A crude oil storage tank fire at Cuba’s main port killed a man and injured 121 others in Monday’s explosion at the storage tank. The tank was third to the explosion that occurred on Saturday. A fourth tank was under threat, but it has not caught fire yet. 

An oil spill spread flames from a second tank, bursting into flames two days earlier in the island’s worst oil industry mishap in decades, according to the regional governor.

A fire spread to a second tank after a bolt of lightning struck a tank at the Mantanzas Supertanker Base. 

After receiving assistance from Mexico and Venezuela, Cuban authorities made progress fighting the raging flames over the weekend. Late on Sunday, the fire spread from the second tank, which then collapsed, says Mario Sabines, governor of the Matanzas province, about 100km (60 miles) from Havana.

Cuban President Miguel Díaz-Canel said that the US offered “technical support”, although it seems unclear whether Cuba accepted the help. 

The US embassy in Cuba tweeted that the US law authorises US entities and organisations to provide disaster relief and response in Cuba.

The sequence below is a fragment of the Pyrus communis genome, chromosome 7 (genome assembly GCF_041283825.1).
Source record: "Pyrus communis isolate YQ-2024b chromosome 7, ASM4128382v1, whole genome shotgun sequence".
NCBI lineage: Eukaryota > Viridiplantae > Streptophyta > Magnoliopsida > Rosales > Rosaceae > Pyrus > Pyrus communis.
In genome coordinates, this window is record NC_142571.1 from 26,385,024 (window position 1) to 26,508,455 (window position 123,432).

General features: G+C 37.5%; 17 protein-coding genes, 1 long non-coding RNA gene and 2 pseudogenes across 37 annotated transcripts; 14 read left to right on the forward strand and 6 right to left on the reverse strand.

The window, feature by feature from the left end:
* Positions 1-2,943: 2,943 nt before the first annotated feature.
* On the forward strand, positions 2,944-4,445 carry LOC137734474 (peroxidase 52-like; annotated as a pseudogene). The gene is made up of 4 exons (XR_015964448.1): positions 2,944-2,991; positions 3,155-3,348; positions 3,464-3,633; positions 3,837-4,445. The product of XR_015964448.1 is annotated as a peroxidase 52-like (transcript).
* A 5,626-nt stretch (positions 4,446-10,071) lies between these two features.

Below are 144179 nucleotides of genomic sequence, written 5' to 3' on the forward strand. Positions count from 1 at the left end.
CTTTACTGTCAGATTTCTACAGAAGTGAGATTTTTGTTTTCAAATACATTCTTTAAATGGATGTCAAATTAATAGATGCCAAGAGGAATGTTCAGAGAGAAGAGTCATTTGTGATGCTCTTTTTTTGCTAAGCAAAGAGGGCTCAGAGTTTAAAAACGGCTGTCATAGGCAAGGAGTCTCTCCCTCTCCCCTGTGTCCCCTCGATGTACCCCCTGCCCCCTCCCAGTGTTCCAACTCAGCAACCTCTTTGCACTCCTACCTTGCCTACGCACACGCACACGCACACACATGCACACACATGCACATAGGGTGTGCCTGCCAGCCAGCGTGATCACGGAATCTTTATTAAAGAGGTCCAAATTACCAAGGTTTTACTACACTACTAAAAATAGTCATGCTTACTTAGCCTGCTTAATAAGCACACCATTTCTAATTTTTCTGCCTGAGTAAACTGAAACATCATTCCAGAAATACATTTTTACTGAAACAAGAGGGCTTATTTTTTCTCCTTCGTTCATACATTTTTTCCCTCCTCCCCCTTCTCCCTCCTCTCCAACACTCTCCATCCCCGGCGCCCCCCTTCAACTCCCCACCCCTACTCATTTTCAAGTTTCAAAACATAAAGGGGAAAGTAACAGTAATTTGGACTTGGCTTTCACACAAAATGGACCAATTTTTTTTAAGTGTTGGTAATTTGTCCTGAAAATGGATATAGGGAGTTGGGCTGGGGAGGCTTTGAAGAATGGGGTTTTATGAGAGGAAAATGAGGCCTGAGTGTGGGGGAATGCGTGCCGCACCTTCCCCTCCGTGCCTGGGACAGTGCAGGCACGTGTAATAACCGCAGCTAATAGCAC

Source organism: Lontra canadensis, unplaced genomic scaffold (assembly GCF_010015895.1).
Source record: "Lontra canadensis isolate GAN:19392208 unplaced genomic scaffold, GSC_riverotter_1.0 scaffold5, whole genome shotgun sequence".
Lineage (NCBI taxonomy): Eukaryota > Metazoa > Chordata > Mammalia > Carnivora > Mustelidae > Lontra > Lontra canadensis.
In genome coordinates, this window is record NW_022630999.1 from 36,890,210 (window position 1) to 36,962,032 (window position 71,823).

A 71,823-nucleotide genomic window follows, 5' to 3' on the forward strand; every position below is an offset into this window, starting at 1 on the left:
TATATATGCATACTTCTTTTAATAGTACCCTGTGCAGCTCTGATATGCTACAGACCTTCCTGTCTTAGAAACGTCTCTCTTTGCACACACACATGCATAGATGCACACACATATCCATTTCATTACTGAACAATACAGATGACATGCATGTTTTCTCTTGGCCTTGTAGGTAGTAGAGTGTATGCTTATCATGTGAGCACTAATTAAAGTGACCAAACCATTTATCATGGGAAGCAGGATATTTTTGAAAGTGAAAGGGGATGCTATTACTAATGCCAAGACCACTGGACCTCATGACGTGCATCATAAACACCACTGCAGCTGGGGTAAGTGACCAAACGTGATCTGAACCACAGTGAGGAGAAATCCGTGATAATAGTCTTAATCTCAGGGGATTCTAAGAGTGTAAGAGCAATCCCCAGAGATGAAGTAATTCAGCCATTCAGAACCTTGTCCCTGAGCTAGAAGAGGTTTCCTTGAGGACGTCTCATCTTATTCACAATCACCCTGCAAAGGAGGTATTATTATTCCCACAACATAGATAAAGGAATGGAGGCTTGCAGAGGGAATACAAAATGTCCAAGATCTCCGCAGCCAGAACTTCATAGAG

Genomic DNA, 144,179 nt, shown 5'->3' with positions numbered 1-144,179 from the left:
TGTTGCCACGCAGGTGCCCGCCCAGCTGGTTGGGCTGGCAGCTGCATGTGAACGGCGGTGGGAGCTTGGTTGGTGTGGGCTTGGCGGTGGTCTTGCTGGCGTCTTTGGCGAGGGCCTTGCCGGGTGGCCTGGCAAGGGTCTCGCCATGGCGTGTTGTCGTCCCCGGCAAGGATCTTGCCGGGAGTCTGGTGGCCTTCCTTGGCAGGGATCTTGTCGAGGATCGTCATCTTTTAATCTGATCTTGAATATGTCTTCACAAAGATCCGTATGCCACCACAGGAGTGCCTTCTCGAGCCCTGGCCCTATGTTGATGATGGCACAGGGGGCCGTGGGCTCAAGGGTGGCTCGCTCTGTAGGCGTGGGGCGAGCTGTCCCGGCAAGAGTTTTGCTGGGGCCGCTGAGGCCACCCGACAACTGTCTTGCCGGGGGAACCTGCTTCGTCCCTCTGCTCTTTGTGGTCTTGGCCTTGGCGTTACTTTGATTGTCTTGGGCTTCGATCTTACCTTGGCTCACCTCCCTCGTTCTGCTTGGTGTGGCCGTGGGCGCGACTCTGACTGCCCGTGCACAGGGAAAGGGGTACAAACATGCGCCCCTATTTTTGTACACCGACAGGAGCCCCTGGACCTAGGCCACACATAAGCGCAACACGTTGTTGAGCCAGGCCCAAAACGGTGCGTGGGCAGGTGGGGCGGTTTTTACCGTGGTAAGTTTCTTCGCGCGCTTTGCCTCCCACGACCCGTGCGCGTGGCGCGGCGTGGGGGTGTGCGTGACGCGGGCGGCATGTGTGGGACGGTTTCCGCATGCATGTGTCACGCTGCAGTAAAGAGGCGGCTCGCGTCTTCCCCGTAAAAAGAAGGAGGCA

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By GlobalData

Cuba relies on oil for much of its electricity generation. Matanzas is Cuba’s busiest port for importing crude oil and petroleum. Heavy crude from Cuba, as well as fuel oil and diesel, are kept in Matanzas.

Sabines stated that flames spread like an “Olympic torch” from one tank to the next, transforming each into a “cauldron” that engulfed the entire region. While three tanks were set ablaze and billowing black smoke, dealing with the situation was “difficult”.

Cuba’s Ministry of Energy and Mining tweeted on Monday: “Right now the situation is very complex at the #Matanzas Supertanker Base. Explosions continue to occur. The place cannot be accessed.”

According to the Cuban presidential office, the nation’s level of electricity demands reached far above capacity on Sunday. Officials have not yet released information on how much oil was lost to the fire. 

Jorge Pinon, director of the University of Texas at Austin’s Latin America and Caribbean Energy and Environment said that more than 90% of the power grid depends on local and imported fuel. 

He continued: “The key questions now are where Cuban crude oil production will go to generate fuel for electrical use as it is only connected by pipeline to Matanzas.”